Nissan Motor of Japan SVP of Global Design Alfonso Albaisa, Executive Design Director Satoru Tai and Senior Design Director Giovanny Arroba say they worked to give a distinctive Japanese identity to the Ariya and tapped into Japanese design philosophies.

“We wanted to ensure that the soul of the vehicle reflect our distinctive Japanese DNA, conveyed in a simple, yet powerfully modern manner,” Albaisa said. 

This design philosophy is defined by many Japanese words. The following are some of Japanese design philosophies incorporated by Nissan in the Ariya:  

—Omotenashi (Japanese script: “おもてなし”) Traditional meaning: Offering more than what’s expected at this time, in this place, and only for you (an unexpected level of hospitality and service).

Albaisa said: “With Ariya, we considered the meaning of omotenashi in the modern digital context. To be considerate is a key aspect of this tradition. For example, when a driver enters the Ariya, all icons are blacked out, only the start button is pulsating waiting for the driver to engage.”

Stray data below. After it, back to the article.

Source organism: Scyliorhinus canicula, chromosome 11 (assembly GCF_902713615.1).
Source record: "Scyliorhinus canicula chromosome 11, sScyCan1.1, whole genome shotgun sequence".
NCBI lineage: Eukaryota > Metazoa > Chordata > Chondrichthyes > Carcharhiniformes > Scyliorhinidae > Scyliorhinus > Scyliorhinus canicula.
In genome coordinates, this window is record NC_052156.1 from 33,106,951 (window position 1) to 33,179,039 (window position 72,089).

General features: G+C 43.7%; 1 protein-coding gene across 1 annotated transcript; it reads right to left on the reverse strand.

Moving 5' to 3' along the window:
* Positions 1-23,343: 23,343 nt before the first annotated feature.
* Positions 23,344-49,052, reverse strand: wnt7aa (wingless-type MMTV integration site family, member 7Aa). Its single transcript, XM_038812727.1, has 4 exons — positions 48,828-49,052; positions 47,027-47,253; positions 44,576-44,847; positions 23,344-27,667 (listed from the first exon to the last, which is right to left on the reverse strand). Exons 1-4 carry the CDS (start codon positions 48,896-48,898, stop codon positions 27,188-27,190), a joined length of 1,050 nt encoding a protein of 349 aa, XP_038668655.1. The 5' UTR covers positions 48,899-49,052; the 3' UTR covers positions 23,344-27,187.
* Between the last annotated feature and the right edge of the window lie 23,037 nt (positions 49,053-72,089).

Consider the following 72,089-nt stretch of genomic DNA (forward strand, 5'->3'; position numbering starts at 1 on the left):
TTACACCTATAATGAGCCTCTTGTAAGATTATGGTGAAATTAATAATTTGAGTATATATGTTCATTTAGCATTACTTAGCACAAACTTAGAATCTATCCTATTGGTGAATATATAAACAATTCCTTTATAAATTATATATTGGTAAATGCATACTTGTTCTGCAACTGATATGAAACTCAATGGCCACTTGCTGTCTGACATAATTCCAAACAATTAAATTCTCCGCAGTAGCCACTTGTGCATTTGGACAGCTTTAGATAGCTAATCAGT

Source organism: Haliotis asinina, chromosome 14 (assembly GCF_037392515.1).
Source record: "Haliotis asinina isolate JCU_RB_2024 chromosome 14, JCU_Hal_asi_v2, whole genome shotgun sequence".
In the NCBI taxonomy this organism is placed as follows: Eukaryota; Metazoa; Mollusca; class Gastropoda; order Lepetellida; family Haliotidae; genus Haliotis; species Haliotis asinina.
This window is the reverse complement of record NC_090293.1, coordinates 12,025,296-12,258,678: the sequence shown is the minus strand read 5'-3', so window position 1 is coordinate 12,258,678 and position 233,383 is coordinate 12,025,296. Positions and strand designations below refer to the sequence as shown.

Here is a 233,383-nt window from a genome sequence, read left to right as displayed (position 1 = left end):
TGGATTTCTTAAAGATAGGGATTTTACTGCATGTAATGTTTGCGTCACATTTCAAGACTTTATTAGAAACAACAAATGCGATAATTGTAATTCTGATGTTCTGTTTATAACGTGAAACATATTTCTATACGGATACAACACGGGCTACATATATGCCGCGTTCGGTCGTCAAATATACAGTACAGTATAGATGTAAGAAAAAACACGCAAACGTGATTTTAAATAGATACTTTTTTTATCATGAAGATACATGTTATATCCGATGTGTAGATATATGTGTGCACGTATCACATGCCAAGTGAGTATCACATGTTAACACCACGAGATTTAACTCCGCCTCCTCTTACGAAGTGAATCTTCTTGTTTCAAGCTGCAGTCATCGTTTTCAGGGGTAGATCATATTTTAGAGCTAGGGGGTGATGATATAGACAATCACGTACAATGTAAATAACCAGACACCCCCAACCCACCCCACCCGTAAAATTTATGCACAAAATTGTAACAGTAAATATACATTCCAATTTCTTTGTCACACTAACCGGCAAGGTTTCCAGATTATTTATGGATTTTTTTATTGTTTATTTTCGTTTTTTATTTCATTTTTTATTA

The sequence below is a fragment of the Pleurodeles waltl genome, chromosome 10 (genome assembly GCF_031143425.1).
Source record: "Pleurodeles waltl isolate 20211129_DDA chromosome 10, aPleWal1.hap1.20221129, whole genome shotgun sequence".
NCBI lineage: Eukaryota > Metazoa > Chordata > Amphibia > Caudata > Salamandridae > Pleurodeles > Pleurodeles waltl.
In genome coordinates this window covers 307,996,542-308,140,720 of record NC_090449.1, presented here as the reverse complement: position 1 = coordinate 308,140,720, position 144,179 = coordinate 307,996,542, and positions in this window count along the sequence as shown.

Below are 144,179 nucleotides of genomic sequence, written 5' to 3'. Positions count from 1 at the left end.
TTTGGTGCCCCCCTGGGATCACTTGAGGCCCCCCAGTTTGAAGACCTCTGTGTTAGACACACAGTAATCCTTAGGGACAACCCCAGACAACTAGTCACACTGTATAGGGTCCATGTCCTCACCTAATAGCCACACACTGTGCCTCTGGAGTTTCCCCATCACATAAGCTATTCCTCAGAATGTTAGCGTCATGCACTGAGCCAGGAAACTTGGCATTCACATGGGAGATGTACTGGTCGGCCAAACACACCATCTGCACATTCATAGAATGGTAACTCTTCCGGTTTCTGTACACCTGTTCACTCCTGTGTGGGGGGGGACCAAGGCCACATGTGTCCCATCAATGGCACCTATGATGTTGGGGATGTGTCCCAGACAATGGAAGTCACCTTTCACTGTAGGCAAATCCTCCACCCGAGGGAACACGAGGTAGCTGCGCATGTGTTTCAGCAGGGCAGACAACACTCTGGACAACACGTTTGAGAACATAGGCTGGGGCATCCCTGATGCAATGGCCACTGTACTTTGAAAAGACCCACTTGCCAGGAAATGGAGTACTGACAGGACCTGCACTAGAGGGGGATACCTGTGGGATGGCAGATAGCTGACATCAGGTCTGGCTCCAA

—Iki (Japanese script: “粋”) Cutting-edge, with a simplistic, fresh feeling.

Said Tai: “Iki may very well be one of the best ways to describe the Ariya, as it refers to the vehicle’s advanced design language and technology. Iki describes a reinvention of how we interface with a vehicle with breakthroughs in connectivity technology.”

—Kabuku (Japanese script: “傾く”) A bold, diverse expression that goes against common approach.

“You can see hints of kabuku in the approach to the Ariya itself. As an EV, it takes advantage of opportunities to repurpose and redesign. For example, the front grille has been reimagined as a ‘shield,’ taking on a new purpose of protecting technology while enabling higher levels of driver assistance,” said Tai.

—Ma (Japanese script: “間”) A mastery of empty space by respecting its construction.